- Understand wellbeing better.
- Show others the difference you make to people’s lives.
- Find out what really matters to the people you support.
- Improve what you do and grow your impact.
The guide is available online on the What Works Centre for Wellbeing website.
You can compare your wellbeing scores using the comparison spreadsheets which can be downloaded for free. The SWEMWBS wellbeing data comparator tool will allow you to identify how your scores compare against the UK national average for SWEMWBS. The APS well-being data comparator tool will compare your results from the four ONS subjective wellbeing questions to national data from the Annual Population Survey. Please note that the links to the tools are to Excel downloads not website pages.
More on Wellbeing at Work
Our tools and processes are based on over ten years of research into measuring happiness and wellbeing by the New Economics Foundation. Here we outline some of the thoughts and ideas that have informed the development of our Wellbeing at Work services and survey tools.
A dynamic model of wellbeing
The dynamic nature of wellbeing means that there are many routes into improving it. The trick is finding the mechanisms that become self-perpetuating, leading to positive outcomes for individuals and organisational performance.The model behind our understanding of wellbeing at work is based on NEF’s work with the UK Government Office of Science’s Foresight Programme. For the project report, NEF developed a measurement framework that integrated different academic approaches to understanding wellbeing in one coherent model.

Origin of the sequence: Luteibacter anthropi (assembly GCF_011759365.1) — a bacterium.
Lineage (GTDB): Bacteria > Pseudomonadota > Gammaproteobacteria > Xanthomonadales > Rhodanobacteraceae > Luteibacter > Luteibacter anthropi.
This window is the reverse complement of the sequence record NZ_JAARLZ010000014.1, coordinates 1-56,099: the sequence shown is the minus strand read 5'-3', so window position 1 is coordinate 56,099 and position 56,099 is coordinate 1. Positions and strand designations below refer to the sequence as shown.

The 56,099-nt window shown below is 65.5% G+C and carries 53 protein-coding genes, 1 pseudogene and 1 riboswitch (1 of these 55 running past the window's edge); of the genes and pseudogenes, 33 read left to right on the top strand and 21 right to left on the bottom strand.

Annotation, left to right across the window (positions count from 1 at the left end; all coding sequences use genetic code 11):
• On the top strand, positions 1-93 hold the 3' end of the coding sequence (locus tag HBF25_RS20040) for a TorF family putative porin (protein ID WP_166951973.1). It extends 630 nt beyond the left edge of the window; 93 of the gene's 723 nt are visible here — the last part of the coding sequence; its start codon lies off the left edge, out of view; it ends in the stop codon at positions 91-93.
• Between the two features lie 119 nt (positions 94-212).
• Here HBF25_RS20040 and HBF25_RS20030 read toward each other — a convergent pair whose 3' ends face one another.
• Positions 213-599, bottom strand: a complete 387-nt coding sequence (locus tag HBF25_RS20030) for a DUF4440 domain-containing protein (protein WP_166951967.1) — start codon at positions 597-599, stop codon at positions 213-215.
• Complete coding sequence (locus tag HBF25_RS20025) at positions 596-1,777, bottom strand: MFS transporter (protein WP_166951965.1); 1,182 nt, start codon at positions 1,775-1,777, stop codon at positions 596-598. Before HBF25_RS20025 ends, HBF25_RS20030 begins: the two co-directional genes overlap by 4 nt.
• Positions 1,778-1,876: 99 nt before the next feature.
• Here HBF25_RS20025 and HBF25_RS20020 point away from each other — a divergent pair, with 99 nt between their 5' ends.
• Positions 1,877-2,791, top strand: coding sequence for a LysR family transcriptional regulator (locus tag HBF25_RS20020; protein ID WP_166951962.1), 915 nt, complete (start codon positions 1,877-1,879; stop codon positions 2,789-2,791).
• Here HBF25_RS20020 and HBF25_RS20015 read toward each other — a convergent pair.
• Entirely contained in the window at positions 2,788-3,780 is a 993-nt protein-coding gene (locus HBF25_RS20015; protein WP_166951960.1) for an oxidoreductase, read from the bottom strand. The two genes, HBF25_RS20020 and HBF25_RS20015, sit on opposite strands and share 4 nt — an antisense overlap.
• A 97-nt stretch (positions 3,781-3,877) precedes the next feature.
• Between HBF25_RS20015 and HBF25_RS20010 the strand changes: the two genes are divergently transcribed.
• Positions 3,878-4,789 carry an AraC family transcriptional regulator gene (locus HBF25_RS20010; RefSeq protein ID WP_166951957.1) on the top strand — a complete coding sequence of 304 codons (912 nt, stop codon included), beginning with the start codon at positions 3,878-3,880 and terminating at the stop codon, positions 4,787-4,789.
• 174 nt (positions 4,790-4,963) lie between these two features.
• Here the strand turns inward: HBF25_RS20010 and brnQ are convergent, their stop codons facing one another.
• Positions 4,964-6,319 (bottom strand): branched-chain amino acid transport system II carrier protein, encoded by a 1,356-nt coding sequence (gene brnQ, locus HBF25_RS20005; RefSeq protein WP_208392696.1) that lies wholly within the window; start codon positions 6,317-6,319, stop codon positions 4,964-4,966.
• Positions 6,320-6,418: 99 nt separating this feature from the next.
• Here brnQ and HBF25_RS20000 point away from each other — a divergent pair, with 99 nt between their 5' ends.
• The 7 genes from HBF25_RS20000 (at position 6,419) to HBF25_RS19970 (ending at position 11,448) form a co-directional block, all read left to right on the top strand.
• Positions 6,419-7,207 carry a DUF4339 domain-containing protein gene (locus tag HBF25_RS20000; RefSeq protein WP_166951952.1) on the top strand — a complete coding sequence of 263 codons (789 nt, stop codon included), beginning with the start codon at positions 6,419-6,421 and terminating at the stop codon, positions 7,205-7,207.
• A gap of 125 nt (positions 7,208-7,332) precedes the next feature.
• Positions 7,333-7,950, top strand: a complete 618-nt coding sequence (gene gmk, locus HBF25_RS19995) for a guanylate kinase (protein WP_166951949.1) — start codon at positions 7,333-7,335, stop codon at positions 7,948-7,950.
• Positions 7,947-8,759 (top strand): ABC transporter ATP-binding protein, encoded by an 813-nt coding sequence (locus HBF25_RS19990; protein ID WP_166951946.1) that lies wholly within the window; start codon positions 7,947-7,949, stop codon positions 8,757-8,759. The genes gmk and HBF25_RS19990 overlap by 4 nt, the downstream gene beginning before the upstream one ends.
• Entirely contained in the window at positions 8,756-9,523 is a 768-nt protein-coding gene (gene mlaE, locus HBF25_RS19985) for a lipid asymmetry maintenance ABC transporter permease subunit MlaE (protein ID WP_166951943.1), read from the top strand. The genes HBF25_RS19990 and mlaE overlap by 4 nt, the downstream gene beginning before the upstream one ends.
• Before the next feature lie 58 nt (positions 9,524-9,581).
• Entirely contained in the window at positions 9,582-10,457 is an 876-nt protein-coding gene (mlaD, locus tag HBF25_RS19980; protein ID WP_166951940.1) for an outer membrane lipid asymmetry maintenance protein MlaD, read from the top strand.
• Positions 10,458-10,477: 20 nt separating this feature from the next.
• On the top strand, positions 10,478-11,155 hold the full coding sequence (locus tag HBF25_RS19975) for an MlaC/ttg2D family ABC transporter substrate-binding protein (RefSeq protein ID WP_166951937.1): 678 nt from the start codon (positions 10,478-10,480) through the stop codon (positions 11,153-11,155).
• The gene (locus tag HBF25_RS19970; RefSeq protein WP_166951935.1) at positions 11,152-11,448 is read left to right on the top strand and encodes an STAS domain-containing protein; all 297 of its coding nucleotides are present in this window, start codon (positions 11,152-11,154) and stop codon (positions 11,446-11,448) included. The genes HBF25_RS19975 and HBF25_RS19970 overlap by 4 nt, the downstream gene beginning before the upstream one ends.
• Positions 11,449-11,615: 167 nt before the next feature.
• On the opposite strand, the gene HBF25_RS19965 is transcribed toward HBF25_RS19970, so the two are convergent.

The model describes how an individual’s external conditions (bottom left) – such as their income, employment status, housing and social context – act together with their personal resources (bottom right) – such as their health, resilience and optimism – to allow them to function well (middle) in their interactions with the world and, therefore, experience positive emotions (top).
The model shows how different aspects of our wellbeing interlink and how improvements in one area influence other parts of an individual’s experience.
For the happiness at work survey we applied this thinking to a work context, creating indicators that describe how the organisational system interacts with the resources employees bring to work to support people to do well and feel good in their jobs. We believe that through better understanding these connections, individuals and organisations can identify the changes that will have the biggest impact – both for employee happiness and business success.
Plugging into virtuous cycles
These virtuous cycles explain why even modest improvements in wellbeing translate into good savings on the business bottom line.
The dynamic nature of wellbeing means that there are many routes into improving it, which can lead to win-win situations, supporting higher wellbeing for employees and improved performance for organisations.
What does a virtuous cycle in workplace wellbeing look like? Some we intuitively know from experience – think about a time when a highly energised and positive employee has lifted a room or boosted morale. The research shows that both happiness and cooperation are contagious. Other virtuous cycles have slightly more complex trajectories and very different starting places.